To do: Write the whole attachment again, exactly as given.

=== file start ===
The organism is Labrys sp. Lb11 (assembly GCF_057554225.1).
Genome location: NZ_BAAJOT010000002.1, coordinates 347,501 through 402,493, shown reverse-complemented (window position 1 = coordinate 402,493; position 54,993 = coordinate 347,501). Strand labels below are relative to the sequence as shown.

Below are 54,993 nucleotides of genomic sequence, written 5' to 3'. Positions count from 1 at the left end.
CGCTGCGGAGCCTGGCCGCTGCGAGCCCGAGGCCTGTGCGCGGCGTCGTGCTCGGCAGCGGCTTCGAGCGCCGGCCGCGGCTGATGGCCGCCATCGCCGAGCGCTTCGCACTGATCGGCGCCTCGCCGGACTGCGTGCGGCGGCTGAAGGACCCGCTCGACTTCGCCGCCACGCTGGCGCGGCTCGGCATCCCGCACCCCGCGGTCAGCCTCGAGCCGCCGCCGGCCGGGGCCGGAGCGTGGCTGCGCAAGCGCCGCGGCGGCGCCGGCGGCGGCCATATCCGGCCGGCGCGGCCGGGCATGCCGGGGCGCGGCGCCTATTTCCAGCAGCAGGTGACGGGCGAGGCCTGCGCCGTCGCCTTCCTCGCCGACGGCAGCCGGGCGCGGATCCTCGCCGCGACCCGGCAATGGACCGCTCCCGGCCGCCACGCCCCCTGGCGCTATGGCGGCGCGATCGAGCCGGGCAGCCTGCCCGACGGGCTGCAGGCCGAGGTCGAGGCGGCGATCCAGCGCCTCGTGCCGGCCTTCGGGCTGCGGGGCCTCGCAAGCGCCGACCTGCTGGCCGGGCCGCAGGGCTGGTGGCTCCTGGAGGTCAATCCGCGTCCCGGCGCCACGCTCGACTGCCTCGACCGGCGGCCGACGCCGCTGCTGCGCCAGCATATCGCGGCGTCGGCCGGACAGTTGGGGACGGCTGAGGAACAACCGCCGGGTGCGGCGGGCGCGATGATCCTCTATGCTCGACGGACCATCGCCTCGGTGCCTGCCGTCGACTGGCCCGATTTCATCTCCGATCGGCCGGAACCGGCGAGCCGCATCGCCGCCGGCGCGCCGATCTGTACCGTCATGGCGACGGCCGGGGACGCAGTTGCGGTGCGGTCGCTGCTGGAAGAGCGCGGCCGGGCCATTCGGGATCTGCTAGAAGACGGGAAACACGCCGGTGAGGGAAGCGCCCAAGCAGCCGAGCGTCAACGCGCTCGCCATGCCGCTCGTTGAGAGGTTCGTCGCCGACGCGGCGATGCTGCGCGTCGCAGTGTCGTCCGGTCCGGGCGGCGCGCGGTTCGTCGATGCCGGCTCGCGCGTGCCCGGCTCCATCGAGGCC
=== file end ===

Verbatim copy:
The organism is Labrys sp. Lb11 (assembly GCF_057554225.1).
Genome location: NZ_BAAJOT010000002.1, coordinates 347,501 through 402,493, shown reverse-complemented (window position 1 = coordinate 402,493; position 54,993 = coordinate 347,501). Strand labels below are relative to the sequence as shown.

Below are 54,993 nucleotides of genomic sequence, written 5' to 3'. Positions count from 1 at the left end.
CGCTGCGGAGCCTGGCCGCTGCGAGCCCGAGGCCTGTGCGCGGCGTCGTGCTCGGCAGCGGCTTCGAGCGCCGGCCGCGGCTGATGGCCGCCATCGCCGAGCGCTTCGCACTGATCGGCGCCTCGCCGGACTGCGTGCGGCGGCTGAAGGACCCGCTCGACTTCGCCGCCACGCTGGCGCGGCTCGGCATCCCGCACCCCGCGGTCAGCCTCGAGCCGCCGCCGGCCGGGGCCGGAGCGTGGCTGCGCAAGCGCCGCGGCGGCGCCGGCGGCGGCCATATCCGGCCGGCGCGGCCGGGCATGCCGGGGCGCGGCGCCTATTTCCAGCAGCAGGTGACGGGCGAGGCCTGCGCCGTCGCCTTCCTCGCCGACGGCAGCCGGGCGCGGATCCTCGCCGCGACCCGGCAATGGACCGCTCCCGGCCGCCACGCCCCCTGGCGCTATGGCGGCGCGATCGAGCCGGGCAGCCTGCCCGACGGGCTGCAGGCCGAGGTCGAGGCGGCGATCCAGCGCCTCGTGCCGGCCTTCGGGCTGCGGGGCCTCGCAAGCGCCGACCTGCTGGCCGGGCCGCAGGGCTGGTGGCTCCTGGAGGTCAATCCGCGTCCCGGCGCCACGCTCGACTGCCTCGACCGGCGGCCGACGCCGCTGCTGCGCCAGCATATCGCGGCGTCGGCCGGACAGTTGGGGACGGCTGAGGAACAACCGCCGGGTGCGGCGGGCGCGATGATCCTCTATGCTCGACGGACCATCGCCTCGGTGCCTGCCGTCGACTGGCCCGATTTCATCTCCGATCGGCCGGAACCGGCGAGCCGCATCGCCGCCGGCGCGCCGATCTGTACCGTCATGGCGACGGCCGGGGACGCAGTTGCGGTGCGGTCGCTGCTGGAAGAGCGCGGCCGGGCCATTCGGGATCTGCTAGAAGACGGGAAACACGCCGGTGAGGGAAGCGCCCAAGCAGCCGAGCGTCAACGCGCTCGCCATGCCGCTCGTTGAGAGGTTCGTCGCCGACGCGGCGATGCTGCGCGTCGCAGTGTCGTCCGGTCCGGGCGGCGCGCGGTTCGTCGATGCCGGCTCGCGCGTGCCCGGCTCCATCGAGGCC